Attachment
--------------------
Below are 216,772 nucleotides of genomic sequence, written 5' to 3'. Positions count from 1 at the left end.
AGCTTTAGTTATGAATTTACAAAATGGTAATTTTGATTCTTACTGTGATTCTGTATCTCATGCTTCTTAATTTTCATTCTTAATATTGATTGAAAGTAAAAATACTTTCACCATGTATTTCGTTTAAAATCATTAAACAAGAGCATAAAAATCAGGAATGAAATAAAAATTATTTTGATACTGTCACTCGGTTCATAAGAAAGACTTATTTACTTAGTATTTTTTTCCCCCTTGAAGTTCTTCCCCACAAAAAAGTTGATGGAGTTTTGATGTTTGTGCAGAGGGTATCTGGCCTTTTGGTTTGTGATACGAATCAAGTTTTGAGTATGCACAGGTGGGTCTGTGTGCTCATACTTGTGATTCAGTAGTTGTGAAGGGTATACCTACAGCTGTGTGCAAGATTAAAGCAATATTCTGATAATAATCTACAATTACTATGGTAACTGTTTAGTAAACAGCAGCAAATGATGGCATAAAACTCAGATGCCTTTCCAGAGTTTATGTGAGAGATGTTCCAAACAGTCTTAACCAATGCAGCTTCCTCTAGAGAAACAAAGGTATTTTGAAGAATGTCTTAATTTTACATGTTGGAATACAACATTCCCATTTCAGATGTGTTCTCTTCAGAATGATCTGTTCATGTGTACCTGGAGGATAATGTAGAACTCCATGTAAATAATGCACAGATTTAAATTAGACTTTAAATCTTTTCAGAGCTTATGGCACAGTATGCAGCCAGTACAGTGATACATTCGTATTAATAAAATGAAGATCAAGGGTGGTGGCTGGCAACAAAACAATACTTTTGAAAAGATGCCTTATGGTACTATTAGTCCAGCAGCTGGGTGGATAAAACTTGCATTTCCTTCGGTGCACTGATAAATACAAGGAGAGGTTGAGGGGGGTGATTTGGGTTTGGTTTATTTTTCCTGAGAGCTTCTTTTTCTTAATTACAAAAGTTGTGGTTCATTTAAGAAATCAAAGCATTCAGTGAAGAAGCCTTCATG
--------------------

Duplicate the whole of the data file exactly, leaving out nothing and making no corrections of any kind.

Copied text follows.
Below are 216,772 nucleotides of genomic sequence, written 5' to 3'. Positions count from 1 at the left end.
AGCTTTAGTTATGAATTTACAAAATGGTAATTTTGATTCTTACTGTGATTCTGTATCTCATGCTTCTTAATTTTCATTCTTAATATTGATTGAAAGTAAAAATACTTTCACCATGTATTTCGTTTAAAATCATTAAACAAGAGCATAAAAATCAGGAATGAAATAAAAATTATTTTGATACTGTCACTCGGTTCATAAGAAAGACTTATTTACTTAGTATTTTTTTCCCCCTTGAAGTTCTTCCCCACAAAAAAGTTGATGGAGTTTTGATGTTTGTGCAGAGGGTATCTGGCCTTTTGGTTTGTGATACGAATCAAGTTTTGAGTATGCACAGGTGGGTCTGTGTGCTCATACTTGTGATTCAGTAGTTGTGAAGGGTATACCTACAGCTGTGTGCAAGATTAAAGCAATATTCTGATAATAATCTACAATTACTATGGTAACTGTTTAGTAAACAGCAGCAAATGATGGCATAAAACTCAGATGCCTTTCCAGAGTTTATGTGAGAGATGTTCCAAACAGTCTTAACCAATGCAGCTTCCTCTAGAGAAACAAAGGTATTTTGAAGAATGTCTTAATTTTACATGTTGGAATACAACATTCCCATTTCAGATGTGTTCTCTTCAGAATGATCTGTTCATGTGTACCTGGAGGATAATGTAGAACTCCATGTAAATAATGCACAGATTTAAATTAGACTTTAAATCTTTTCAGAGCTTATGGCACAGTATGCAGCCAGTACAGTGATACATTCGTATTAATAAAATGAAGATCAAGGGTGGTGGCTGGCAACAAAACAATACTTTTGAAAAGATGCCTTATGGTACTATTAGTCCAGCAGCTGGGTGGATAAAACTTGCATTTCCTTCGGTGCACTGATAAATACAAGGAGAGGTTGAGGGGGGTGATTTGGGTTTGGTTTATTTTTCCTGAGAGCTTCTTTTTCTTAATTACAAAAGTTGTGGTTCATTTAAGAAATCAAAGCATTCAGTGAAGAAGCCTTCATG